SOME wonderful matches at Wimbledon.
Rory McIlroy’s carve-up of Congressional.
The forthcoming contest between Wladimir Klitschko and David Haye.
There is plenty of topics for Talking Sport to get its teeth into right now.
But, hopefully, readers of this column will allow me 370 or so words of indulgence.
While the world gorges itself on a feast of athletic drama, news that FIFA’s ethics committee, (if, indeed, it is possible for such a thing to exist), suspects Mohamed bin Hammam of offering bribes and Jack Warner of possibly facilitating corruption has slipped under the radar somewhat.
But when the dust has settled on SW19 and the last punch is thrown inside Hamburg’s Imtech Arena, football’s governing body will doubtless once again find itself in the full glare of the spotlight.
The self-righteous pontificating of the English FA and, it must be said, many supporters, about the fact that its overlords in Zurich are not fit for purpose does not sit comfortably though when compared with the outcry which greeted the Sunday Times’ expose of goings on before our ill-fated bid to stage the 2018 World Cup.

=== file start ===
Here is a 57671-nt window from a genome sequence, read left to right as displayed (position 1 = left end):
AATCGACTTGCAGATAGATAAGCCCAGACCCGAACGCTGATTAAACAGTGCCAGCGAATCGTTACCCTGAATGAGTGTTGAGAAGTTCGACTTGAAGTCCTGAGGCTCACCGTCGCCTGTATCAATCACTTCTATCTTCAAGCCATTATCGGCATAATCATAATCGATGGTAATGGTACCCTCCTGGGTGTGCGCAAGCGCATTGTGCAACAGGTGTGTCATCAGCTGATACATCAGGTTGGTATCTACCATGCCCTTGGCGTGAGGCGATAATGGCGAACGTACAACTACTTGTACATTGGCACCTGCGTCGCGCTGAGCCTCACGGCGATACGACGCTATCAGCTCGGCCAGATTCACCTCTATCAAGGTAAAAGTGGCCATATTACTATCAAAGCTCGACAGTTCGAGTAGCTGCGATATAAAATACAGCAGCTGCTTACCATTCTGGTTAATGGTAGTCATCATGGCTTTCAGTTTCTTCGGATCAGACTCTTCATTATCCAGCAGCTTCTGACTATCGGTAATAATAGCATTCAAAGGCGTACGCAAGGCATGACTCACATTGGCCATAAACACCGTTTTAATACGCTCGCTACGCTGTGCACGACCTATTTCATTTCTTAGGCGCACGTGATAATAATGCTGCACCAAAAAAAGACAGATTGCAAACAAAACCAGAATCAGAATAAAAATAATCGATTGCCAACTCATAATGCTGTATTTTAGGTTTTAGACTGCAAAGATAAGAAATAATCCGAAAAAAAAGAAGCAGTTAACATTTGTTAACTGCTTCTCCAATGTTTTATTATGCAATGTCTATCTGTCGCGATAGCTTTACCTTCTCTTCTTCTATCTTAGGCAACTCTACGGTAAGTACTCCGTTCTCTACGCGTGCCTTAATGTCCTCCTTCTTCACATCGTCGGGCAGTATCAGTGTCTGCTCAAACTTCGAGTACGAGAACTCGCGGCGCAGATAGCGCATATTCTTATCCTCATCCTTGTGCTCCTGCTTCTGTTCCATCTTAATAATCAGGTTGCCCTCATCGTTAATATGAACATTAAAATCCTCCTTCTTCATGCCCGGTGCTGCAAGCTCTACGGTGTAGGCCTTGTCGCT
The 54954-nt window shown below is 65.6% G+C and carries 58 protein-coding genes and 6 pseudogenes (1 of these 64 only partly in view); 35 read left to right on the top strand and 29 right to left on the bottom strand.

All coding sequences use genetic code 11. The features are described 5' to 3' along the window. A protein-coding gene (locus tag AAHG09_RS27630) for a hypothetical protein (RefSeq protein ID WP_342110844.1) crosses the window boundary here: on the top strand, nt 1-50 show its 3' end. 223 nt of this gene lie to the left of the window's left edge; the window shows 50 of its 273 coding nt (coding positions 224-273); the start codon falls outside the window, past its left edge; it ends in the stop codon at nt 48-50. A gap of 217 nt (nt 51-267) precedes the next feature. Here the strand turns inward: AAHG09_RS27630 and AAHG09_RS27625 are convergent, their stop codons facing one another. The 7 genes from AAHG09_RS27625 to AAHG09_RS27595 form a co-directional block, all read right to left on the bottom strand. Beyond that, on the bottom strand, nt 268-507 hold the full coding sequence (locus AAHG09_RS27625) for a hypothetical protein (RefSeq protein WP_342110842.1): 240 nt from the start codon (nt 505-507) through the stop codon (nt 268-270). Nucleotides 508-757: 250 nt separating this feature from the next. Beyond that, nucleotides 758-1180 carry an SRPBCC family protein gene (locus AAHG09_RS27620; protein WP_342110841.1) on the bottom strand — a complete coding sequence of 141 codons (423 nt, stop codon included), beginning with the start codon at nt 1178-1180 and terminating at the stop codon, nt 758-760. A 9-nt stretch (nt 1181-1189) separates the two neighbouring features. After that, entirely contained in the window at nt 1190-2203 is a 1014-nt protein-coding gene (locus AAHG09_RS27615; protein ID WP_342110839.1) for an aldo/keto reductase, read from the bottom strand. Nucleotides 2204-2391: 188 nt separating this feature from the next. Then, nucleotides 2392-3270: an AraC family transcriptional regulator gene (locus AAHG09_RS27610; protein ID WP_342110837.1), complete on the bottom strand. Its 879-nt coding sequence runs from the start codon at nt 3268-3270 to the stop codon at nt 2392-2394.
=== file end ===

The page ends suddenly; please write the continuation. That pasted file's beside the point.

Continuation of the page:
Or the howls of patriotic protests accusing BBC Panorama investigators of scuppering the process less than 24 hours before the first vote was cast.
Both from officialdom and members of the public.
“It would be correct to assume that the article has caused some significant damage to us,” one member of England’s campaign, speaking on condition of anonymity, told Reuters at the time. “It would be...better for us not have any issues with our own media.”
“The one thing I was unsettled by was the timing of...Panorama...coming just a few days before the decision is made,” Gary Lineker said.
Andy Anson, leader of England’s 2018 bid, agreed.
“The issues seems to be things dealt with by the Swiss courts and things in the past,” he said before broadcast.
“If they truly believe there’s a journalistic reason for this they could have done it at any time in the last two years.”
Events since the Baur au Lac hotel hosted this monumental stitch-up only serve to make such complaints seem even more pathetic than they sounded at the time.
They also serve to remind all of the above, their colleagues and fans who jumped on the bandwagon, that bedroom bloggers and celebrities masquerading as reporters are no substitute for serious and professional journalists.